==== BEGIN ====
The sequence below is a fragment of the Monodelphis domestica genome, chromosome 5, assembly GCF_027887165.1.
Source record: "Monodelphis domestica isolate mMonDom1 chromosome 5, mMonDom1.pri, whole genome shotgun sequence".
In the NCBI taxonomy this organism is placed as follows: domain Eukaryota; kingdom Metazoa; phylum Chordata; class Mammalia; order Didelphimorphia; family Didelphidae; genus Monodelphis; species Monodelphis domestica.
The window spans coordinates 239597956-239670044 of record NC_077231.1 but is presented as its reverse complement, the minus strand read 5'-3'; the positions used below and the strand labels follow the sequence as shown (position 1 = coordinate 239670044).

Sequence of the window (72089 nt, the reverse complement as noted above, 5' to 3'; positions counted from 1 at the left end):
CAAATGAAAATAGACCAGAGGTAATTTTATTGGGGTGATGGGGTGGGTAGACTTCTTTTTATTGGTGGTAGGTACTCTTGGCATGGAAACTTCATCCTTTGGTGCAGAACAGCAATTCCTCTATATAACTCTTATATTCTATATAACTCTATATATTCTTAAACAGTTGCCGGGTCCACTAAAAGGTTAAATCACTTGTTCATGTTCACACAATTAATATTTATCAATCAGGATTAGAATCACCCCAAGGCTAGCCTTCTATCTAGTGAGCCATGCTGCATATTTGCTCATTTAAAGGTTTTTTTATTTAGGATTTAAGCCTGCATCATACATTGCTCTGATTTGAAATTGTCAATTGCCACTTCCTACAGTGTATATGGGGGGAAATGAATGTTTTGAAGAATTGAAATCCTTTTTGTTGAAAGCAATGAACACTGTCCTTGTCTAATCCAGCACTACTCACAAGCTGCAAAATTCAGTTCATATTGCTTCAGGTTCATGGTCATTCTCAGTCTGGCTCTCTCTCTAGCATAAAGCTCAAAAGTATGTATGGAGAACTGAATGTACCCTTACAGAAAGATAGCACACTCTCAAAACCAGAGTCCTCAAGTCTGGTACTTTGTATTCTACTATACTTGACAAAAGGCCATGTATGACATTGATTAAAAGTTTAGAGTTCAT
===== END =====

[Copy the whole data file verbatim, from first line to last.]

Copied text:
The sequence below is a fragment of the Monodelphis domestica genome, chromosome 5, assembly GCF_027887165.1.
Source record: "Monodelphis domestica isolate mMonDom1 chromosome 5, mMonDom1.pri, whole genome shotgun sequence".
In the NCBI taxonomy this organism is placed as follows: domain Eukaryota; kingdom Metazoa; phylum Chordata; class Mammalia; order Didelphimorphia; family Didelphidae; genus Monodelphis; species Monodelphis domestica.
The window spans coordinates 239597956-239670044 of record NC_077231.1 but is presented as its reverse complement, the minus strand read 5'-3'; the positions used below and the strand labels follow the sequence as shown (position 1 = coordinate 239670044).

Sequence of the window (72089 nt, the reverse complement as noted above, 5' to 3'; positions counted from 1 at the left end):
CAAATGAAAATAGACCAGAGGTAATTTTATTGGGGTGATGGGGTGGGTAGACTTCTTTTTATTGGTGGTAGGTACTCTTGGCATGGAAACTTCATCCTTTGGTGCAGAACAGCAATTCCTCTATATAACTCTTATATTCTATATAACTCTATATATTCTTAAACAGTTGCCGGGTCCACTAAAAGGTTAAATCACTTGTTCATGTTCACACAATTAATATTTATCAATCAGGATTAGAATCACCCCAAGGCTAGCCTTCTATCTAGTGAGCCATGCTGCATATTTGCTCATTTAAAGGTTTTTTTATTTAGGATTTAAGCCTGCATCATACATTGCTCTGATTTGAAATTGTCAATTGCCACTTCCTACAGTGTATATGGGGGGAAATGAATGTTTTGAAGAATTGAAATCCTTTTTGTTGAAAGCAATGAACACTGTCCTTGTCTAATCCAGCACTACTCACAAGCTGCAAAATTCAGTTCATATTGCTTCAGGTTCATGGTCATTCTCAGTCTGGCTCTCTCTCTAGCATAAAGCTCAAAAGTATGTATGGAGAACTGAATGTACCCTTACAGAAAGATAGCACACTCTCAAAACCAGAGTCCTCAAGTCTGGTACTTTGTATTCTACTATACTTGACAAAAGGCCATGTATGACATTGATTAAAAGTTTAGAGTTCAT